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    Learn How To Grow Your Herbs Indoors

    By Lori Cumpston

    photography by Donnie Beauchamp

    The growing season may be over outside, but you can plant an herb garden inside to indulge your green thumb and cultivate savory seasonings for your kitchen.

    Think how a flavorful bowl of stew, full of fresh herbs, could brighten up a gray, wintry day. Or how a few sprigs of just-picked basil could zest up your family's favorite Italian dish.

    Indeed, herbs don't require the effort needed by typical vegetables or flowers, says Ron Smith, a horticulturist at North Dakota State University in Fargo.

    Smith suggests ways to add tasteful greenery to your home:

    Select a container

    First, consider the container. Depending on the size of your kitchen window, or other space you've chosen, you can use a window box or individual pots. Indoor herbs tend to remain small, because you'll be harvesting and pinching as you need them, so choose smaller pots, about 4-6 inches. Avoid planting too many seeds in one container to prevent overcrowding. Follow instructions on the package.

    Get adequate sunlight

    Herbs can tolerate a variety of light conditions ranging from direct sunlight to artificial light. Though some herbs grow with as little as six hours of sunlight a day, most grow best in full sunlight.

    "The key to all of these things is that you have to give them absolutely as much light as you can possibly give them," says Troy Marden, a horticulturist with Moore and Moore West Garden Center, Nashville, Tenn. "If you have a bay window or a greenhouse window, that's the perfect climate for them."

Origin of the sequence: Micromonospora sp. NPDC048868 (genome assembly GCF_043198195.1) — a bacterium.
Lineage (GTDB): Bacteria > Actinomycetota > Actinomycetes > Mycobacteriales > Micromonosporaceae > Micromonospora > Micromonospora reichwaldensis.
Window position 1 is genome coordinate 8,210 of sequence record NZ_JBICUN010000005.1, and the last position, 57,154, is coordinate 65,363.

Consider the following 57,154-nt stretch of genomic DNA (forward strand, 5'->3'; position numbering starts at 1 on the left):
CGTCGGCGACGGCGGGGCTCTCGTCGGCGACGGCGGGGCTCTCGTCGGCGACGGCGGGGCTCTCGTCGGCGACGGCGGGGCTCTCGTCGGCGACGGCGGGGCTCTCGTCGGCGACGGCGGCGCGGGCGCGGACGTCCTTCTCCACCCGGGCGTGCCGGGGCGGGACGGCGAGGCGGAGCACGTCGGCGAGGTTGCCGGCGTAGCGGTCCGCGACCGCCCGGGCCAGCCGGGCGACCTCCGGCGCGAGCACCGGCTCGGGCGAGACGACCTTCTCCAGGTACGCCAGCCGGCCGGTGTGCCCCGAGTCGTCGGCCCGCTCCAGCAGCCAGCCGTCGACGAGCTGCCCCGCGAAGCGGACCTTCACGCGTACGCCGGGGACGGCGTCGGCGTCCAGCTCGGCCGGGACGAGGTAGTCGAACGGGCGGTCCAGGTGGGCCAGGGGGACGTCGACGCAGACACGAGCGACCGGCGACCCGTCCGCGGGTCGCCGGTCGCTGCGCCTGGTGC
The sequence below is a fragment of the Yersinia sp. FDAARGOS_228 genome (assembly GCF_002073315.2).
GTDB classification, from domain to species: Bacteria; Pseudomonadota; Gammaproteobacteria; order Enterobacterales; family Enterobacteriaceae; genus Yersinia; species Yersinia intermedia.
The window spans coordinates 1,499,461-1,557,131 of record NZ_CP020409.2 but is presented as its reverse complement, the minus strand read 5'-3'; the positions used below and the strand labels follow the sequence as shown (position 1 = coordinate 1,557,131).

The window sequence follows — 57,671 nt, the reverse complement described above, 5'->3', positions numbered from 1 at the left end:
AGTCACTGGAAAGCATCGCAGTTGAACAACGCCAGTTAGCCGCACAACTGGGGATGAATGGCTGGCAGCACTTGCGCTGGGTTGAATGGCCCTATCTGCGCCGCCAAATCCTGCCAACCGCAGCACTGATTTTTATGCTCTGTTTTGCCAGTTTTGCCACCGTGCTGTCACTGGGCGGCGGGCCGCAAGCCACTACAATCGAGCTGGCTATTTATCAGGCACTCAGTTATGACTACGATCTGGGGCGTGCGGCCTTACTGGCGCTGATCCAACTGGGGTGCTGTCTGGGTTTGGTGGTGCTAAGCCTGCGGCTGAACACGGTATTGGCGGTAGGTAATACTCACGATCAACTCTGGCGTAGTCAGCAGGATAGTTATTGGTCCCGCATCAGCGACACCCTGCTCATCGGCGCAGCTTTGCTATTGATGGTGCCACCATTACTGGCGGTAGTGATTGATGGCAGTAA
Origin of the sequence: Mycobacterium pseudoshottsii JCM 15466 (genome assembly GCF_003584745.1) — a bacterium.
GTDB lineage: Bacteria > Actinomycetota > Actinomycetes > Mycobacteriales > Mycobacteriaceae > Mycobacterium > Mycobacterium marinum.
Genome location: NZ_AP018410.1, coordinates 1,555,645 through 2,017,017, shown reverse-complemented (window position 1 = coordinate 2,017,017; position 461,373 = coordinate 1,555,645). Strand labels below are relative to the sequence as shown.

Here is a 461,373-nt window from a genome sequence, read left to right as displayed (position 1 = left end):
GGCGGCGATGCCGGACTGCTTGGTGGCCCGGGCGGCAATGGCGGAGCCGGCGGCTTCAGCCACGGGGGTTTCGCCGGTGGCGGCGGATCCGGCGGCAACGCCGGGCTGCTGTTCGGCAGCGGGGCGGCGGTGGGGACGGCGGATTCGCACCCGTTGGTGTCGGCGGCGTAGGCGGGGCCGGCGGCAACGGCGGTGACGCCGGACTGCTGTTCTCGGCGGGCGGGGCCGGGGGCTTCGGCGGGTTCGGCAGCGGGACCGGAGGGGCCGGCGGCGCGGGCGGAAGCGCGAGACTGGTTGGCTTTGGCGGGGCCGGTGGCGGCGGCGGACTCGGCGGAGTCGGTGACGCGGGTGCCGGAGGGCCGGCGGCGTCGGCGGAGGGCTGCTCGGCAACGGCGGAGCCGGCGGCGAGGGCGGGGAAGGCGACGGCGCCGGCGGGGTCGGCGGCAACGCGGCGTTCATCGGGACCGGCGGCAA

"At very least, they need a sunny windowsill with morning or afternoon sun," he says.

    If your climate tends to get a little dreary during the winter months, consider using artificial light to give your herbs the stimulation they need, Smith advises. Generally speaking, herbs do best when the household temperature is between 68 and 74 degrees.

    Avoid overwatering

    Water herbs enough to keep them hydrated, but don't allow the soil to remain damp. Herbs need to go through a drying cycle to prevent root rot. When the root ball is dry, it's time to water.

    Mist your herbs now and then, especially during the winter months when humidity is low. If pesky bugs have invaded your indoor herb garden, put your plants in the shower and give them a good hosing down.

    The best herbs to grow indoors are rosemary, thyme, chives, parsley, and mint, Marden says.

    "There are hundreds of herbs, but these are the easiest of the bunch to grow," Marden says. "They're the most common culinary things that you'll want to have access to for cooking."

    "There's nothing like fresh basil," Smith says. When you snip fresh basil and start cooking with it, "that will pull them into the kitchen quicker than any dinner bell."